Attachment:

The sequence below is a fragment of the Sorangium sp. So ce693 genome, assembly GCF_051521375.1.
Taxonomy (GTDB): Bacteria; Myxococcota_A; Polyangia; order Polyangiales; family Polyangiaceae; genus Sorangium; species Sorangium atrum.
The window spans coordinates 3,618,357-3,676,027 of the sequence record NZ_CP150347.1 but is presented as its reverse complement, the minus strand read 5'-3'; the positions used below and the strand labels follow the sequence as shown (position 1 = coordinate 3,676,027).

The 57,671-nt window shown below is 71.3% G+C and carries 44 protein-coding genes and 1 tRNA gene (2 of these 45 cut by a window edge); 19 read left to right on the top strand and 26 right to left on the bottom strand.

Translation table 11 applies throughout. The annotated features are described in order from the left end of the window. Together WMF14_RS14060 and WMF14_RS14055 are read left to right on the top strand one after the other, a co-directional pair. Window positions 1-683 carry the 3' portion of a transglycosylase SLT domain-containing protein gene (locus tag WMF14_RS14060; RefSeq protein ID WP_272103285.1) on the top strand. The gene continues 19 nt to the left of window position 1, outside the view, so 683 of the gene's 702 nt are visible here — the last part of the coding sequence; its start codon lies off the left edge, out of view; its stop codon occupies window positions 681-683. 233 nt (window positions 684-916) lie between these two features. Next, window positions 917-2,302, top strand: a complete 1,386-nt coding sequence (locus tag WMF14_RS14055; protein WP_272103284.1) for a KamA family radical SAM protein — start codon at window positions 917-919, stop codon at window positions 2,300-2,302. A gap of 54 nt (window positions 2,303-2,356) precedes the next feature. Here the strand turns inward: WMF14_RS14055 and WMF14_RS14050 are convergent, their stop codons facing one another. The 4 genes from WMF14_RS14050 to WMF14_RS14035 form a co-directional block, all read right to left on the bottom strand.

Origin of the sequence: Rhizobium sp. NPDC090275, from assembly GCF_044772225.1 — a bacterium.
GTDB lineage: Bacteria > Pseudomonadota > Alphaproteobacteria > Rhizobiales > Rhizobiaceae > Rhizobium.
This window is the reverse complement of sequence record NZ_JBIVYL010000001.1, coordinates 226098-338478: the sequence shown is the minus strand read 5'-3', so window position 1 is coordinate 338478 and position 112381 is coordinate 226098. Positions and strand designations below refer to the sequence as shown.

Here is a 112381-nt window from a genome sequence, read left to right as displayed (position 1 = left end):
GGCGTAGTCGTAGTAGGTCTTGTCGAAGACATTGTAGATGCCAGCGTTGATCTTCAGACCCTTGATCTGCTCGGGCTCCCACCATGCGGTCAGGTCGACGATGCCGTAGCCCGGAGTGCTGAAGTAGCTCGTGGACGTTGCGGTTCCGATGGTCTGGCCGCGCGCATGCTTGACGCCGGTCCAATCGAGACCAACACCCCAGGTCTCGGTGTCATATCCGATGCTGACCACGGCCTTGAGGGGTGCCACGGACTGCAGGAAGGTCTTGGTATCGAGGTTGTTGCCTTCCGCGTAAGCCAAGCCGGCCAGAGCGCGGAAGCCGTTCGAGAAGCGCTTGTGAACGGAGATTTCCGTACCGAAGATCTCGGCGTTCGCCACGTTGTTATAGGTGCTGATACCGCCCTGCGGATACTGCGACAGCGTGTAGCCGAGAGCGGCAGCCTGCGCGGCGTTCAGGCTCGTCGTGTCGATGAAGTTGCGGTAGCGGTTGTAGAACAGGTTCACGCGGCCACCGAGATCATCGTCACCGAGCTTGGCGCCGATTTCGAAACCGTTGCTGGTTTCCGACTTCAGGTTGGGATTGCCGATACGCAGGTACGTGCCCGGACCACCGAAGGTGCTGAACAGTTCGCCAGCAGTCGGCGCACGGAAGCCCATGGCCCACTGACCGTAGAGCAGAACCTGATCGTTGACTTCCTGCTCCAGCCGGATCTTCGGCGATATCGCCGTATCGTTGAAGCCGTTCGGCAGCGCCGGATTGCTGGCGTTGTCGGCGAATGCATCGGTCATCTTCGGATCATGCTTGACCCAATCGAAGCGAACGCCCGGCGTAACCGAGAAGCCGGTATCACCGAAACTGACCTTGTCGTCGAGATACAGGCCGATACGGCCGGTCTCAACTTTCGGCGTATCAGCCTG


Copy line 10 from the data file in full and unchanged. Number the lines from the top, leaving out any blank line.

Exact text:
GGCGTAGTCGTAGTAGGTCTTGTCGAAGACATTGTAGATGCCAGCGTTGATCTTCAGACCCTTGATCTGCTCGGGCTCCCACCATGCGGTCAGGTCGACGATGCCGTAGCCCGGAGTGCTGAAGTAGCTCGTGGACGTTGCGGTTCCGATGGTCTGGCCGCGCGCATGCTTGACGCCGGTCCAATCGAGACCAACACCCCAGGTCTCGGTGTCATATCCGATGCTGACCACGGCCTTGAGGGGTGCCACGGACTGCAGGAAGGTCTTGGTATCGAGGTTGTTGCCTTCCGCGTAAGCCAAGCCGGCCAGAGCGCGGAAGCCGTTCGAGAAGCGCTTGTGAACGGAGATTTCCGTACCGAAGATCTCGGCGTTCGCCACGTTGTTATAGGTGCTGATACCGCCCTGCGGATACTGCGACAGCGTGTAGCCGAGAGCGGCAGCCTGCGCGGCGTTCAGGCTCGTCGTGTCGATGAAGTTGCGGTAGCGGTTGTAGAACAGGTTCACGCGGCCACCGAGATCATCGTCACCGAGCTTGGCGCCGATTTCGAAACCGTTGCTGGTTTCCGACTTCAGGTTGGGATTGCCGATACGCAGGTACGTGCCCGGACCACCGAAGGTGCTGAACAGTTCGCCAGCAGTCGGCGCACGGAAGCCCATGGCCCACTGACCGTAGAGCAGAACCTGATCGTTGACTTCCTGCTCCAGCCGGATCTTCGGCGATATCGCCGTATCGTTGAAGCCGTTCGGCAGCGCCGGATTGCTGGCGTTGTCGGCGAATGCATCGGTCATCTTCGGATCATGCTTGACCCAATCGAAGCGAACGCCCGGCGTAACCGAGAAGCCGGTATCACCGAAACTGACCTTGTCGTCGAGATACAGGCCGATACGGCCGGTCTCAACTTTCGGCGTATCAGCCTG